Funding ratios of Dutch pension funds have plummeted further in the wake of falling interest rates and declining equity markets caused by investors’ worries about the spread of the coronavirus, also known as COVID-19.

Aon saw coverage ratios decline no less than six percentage points to 95% on average in February.

Mercer, while using a different calculation method, observed a drop of five percentage points to 96%, while consultancy Sprenkels & Verschuren saw a decrease of four percentage points to 97%.

According to Aon, the 30-year euro swap rate – the main criterion for discounting liabilities – had dropped to no more than 13 bps, resulting in a 4% rise of liabilities on average last month. Mercer came up with slightly higher figures.

Aon noted that the ultimate forward rate (UFR) – applied to market rates in order to artificially raise the discount rate – had also dropped from 2.1% to 2%.

Worldwide developed equity markets fell 7.8% where there was a 50% hedge of the main currencies, Mercer said. Without such a cover, losses were of 7.6%. Emerging markets equity lost 4.4%.

Mercer also reported losses on listed property (-4.5%), commodities (-4.2%) and credit (-10bps). Only government bonds gained, rising 0.5%, according to the pensions advisor.

Aon said that fixed income portfolios had gained 2% on average, despite the increased credit risk. It concluded that the overall investment portfolios had lost 2% on average in February.

The exact impact per pension fund depends on schemes’ investment mix and the degree to which they have hedged the interest risk on their liabilities.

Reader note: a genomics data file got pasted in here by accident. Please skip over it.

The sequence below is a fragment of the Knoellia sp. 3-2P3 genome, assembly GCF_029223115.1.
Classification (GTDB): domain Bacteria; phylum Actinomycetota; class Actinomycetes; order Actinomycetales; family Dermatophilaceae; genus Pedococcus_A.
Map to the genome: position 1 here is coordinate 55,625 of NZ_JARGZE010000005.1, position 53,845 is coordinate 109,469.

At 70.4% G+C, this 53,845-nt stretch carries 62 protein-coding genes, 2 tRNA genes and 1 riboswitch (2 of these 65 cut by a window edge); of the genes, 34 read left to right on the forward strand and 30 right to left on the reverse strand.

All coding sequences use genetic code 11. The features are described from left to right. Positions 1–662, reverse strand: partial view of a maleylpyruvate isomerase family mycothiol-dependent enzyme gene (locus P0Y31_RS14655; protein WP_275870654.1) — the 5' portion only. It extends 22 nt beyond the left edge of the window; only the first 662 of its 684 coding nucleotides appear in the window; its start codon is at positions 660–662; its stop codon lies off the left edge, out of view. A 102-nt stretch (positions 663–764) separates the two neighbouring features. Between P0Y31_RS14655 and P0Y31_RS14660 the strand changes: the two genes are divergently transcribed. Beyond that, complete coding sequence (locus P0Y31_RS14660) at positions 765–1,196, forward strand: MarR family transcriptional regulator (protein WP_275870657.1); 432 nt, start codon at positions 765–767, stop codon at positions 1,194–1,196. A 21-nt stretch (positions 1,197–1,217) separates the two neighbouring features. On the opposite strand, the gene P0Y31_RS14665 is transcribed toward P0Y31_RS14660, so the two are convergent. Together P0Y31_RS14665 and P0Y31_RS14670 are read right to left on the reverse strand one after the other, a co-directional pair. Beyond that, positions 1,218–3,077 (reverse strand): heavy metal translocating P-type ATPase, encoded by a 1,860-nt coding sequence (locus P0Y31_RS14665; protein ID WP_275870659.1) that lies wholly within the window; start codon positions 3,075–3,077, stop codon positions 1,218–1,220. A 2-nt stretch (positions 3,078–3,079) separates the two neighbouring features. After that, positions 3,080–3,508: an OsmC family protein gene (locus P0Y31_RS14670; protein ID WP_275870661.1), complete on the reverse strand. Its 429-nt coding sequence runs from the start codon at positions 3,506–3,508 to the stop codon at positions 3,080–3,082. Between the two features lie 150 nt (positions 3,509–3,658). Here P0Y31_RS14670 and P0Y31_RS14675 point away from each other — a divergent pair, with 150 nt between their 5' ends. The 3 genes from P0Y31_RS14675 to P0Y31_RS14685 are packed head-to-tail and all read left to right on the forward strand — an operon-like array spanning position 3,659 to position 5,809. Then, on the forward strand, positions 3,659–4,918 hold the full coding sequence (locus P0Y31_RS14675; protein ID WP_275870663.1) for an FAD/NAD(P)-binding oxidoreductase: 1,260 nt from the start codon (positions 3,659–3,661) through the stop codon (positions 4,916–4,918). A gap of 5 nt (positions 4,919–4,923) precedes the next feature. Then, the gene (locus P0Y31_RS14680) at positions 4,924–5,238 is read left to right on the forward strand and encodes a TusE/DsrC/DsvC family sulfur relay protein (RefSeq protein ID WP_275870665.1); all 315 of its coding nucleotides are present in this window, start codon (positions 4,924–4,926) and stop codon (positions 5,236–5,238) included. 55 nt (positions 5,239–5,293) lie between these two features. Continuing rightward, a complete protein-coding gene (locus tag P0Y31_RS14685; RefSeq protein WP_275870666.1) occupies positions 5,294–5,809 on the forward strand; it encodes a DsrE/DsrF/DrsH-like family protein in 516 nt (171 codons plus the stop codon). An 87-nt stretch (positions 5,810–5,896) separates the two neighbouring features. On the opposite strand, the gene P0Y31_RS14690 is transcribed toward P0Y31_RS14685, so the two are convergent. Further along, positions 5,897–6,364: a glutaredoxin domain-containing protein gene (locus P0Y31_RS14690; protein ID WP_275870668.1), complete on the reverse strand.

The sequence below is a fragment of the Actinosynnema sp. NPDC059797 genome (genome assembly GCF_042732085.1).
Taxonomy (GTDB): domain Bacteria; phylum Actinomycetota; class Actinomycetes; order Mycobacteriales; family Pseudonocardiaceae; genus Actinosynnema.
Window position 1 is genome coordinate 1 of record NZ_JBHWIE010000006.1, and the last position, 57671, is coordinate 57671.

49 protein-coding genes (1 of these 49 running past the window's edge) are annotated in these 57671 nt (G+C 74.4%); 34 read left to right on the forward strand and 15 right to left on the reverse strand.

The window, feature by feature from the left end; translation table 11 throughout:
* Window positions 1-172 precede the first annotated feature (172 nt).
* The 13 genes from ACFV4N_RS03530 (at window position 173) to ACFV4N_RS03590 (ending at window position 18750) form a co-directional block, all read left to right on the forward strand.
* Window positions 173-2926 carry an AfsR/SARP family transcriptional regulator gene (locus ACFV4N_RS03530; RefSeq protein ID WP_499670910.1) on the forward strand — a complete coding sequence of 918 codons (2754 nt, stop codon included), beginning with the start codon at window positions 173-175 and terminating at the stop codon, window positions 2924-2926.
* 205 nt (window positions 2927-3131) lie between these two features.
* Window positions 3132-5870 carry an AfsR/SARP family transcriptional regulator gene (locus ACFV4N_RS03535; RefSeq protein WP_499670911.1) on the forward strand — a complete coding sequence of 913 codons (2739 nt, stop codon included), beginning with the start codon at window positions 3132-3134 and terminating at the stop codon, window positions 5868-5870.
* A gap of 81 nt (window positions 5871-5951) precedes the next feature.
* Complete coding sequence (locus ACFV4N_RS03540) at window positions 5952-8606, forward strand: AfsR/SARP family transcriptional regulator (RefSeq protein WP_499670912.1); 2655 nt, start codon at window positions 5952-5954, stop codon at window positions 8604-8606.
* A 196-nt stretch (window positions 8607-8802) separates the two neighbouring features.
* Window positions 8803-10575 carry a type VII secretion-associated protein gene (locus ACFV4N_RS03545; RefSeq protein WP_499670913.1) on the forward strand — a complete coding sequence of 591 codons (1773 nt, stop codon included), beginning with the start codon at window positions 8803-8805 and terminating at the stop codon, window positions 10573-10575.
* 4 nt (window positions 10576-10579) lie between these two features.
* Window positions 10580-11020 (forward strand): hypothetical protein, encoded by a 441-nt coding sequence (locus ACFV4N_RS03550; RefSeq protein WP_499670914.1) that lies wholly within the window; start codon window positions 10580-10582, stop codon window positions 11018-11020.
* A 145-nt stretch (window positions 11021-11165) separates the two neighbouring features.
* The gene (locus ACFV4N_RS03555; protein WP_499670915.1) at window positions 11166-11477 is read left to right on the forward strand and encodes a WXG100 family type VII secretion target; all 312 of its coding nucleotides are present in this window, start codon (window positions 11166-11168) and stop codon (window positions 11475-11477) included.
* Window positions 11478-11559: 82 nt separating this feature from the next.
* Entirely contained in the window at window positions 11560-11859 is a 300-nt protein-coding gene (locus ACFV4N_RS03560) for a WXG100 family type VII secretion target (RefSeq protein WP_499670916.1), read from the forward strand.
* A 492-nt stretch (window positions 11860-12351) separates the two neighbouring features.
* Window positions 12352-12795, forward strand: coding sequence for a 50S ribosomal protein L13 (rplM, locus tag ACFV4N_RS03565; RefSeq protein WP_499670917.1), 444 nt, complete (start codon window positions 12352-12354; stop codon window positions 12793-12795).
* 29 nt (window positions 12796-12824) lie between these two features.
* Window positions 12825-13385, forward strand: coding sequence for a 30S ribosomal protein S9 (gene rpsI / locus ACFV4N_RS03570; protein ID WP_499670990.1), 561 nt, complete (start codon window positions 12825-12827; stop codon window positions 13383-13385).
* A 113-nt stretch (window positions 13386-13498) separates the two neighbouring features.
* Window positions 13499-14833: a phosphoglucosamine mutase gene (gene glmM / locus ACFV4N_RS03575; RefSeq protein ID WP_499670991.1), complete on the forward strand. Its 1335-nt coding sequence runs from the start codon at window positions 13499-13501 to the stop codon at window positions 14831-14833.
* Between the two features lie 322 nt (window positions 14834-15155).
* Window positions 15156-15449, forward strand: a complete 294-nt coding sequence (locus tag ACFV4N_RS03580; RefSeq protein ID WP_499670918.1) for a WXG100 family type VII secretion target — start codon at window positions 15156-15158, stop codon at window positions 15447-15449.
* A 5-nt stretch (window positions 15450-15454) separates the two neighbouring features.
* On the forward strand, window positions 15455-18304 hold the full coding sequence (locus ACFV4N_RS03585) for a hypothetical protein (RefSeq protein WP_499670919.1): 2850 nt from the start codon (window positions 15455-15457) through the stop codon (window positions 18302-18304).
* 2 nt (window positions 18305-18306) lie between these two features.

In January, the fall in interest rates and declining equity markets already caused a funding shortfall in Dutch pension funds of between 2-3% on average.

The €465bn civil service scheme ABP and the €238bn healthcare pension fund PFZW reported funding declines of 3.7% to 94.1% and 3.5% to 95.7%, respectively.

Both PMT and PME, the large pension funds for the metal sector, posted a drop of 2.5%. At the end of January, the funding ratio of the metal schemes stood at 96.4% for PMT and 96.2% for PME.

BpfBouw, the €67bn pension fund for the building sector, estimated that its coverage ratio had dropped three percentage points to approximately 108% in February.

David van As, its director, said the funding drop was merely an indication of the situation, adding that the long-term economic impact of the coronavirus was more important than current market valuations.

In November, social affairs’ minister Wouter Koolmees – under pressure from unions – granted pension funds a reprieve from looming rights cuts by temporarily lowering the minimum required funding level in 2020 to 90% from 104.3%, pending the elaboration of the pensions agreement between the government and the social partners.

Although Koolmees hasn’t ruled out an extension of the exemption beyond this year, the minimum required coverage of 104.3% could be in place again in 2021 if insufficient progress has been made on the pensions accord.

Commenting on the most recent developments, Frank Driessen, chief executive officer at Aon Retirement & Investment, said that, with the current funding levels, millions of pension fund participants are headed for rights cuts at the end of the year again.

“This lays a bomb under the pensions agreement and the quietness created by the minister’s postponement of rights cuts.”

Driessen said it is increasingly likely that the Dutch cabinet is to scrap the current discount rate for liabilities linked to the interest-free interest rate.